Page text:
On Thursday, President Obama plans to deliver an important speech regarding his Administration’s Middle East policy. For first time since demonstrations and political revolutions began sweeping across the Middle East and Northern Africa, President Obama will likely address specific countries, including Bahrain and Yemen. The Takeaway hosts a round table discussion with Arab-Americans, who share their expectations, and hopes for U.S. involvement in their home countries.
Mississippi floodwaters are forcing a wave of Americans to flee their homes. Fortunately for those living near Magnaville, Louisiana, there is hope for a new beginning. Situated 120 miles Northeast of New Orleans is a planned community created by a Canadian entrepreneur which served as a long-term solution for those displaced by Hurricane Katrina. Now that Americans living along the Mississippi River face the threat of major flooding, the place known to locals as “Canadaville” is being called on for help once again.
Foreign diplomats have enjoyed diplomatic immunity for centuries. Following the weekend arrest of I.M.F. managing director Dominique Strauss-Kahn on charges of sexual assault, there have been questions as to whether he could be legally protected by diplomatic immunity. The answer is complicated as is the issue of diplomatic immunity.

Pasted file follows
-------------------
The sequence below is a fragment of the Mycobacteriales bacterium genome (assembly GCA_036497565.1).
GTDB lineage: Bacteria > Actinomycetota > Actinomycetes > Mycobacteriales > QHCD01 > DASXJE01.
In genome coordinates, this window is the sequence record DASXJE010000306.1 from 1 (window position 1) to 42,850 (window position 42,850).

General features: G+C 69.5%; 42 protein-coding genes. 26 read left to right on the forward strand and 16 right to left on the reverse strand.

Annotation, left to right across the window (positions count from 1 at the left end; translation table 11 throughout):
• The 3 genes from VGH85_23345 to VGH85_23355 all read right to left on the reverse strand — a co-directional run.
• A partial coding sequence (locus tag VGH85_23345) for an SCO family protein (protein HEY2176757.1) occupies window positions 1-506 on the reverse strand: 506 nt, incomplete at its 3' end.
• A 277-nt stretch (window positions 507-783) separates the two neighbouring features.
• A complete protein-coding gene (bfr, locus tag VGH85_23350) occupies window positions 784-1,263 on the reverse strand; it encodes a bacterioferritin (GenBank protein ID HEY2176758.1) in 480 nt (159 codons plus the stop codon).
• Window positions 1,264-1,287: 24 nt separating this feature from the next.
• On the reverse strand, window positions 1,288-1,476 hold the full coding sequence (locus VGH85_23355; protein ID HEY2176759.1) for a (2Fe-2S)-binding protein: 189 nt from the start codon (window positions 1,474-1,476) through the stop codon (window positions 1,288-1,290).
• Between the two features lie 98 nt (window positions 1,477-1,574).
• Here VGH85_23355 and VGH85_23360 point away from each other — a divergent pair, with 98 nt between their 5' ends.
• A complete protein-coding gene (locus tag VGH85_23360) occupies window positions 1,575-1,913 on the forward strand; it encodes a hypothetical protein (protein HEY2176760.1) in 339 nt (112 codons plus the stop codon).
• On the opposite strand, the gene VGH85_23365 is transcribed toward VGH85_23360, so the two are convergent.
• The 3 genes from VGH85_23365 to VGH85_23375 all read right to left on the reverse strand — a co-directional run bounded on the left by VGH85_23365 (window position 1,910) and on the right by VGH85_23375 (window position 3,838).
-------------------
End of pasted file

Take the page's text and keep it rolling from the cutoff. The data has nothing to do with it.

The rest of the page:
Libya's main opposition group, the Libyan Transitional National Council, made significant gains in the last week against pro-Gadhafi forces when they retook the Western port city of Misrata. However, the group faced a political setback on Friday after meeting with members of President Obama's administration in Washington, D.C., and failing to be fully recognized by the United States as Libya's official and legitimate ruling council. The president of the Libyan Transitional National Council, Mahmoud Jibril, said financial constraints could threaten their progress as well.
Former Nazi death camp guard John Demjanjuk was found guilty of nearly 30,000 counts of accessory to murder in a German prison. At age 91, Demjanjuk was sentenced to five years in prison, but will be released pending a possible appeal. Demjanjuk is accused of being a prison guard at the Sobibor camp in Nazi occupied Poland in 1943. Does he deserve an appeal? David Cesarani, professor of history at Royal Holloway, University of London, joins us for more on the story.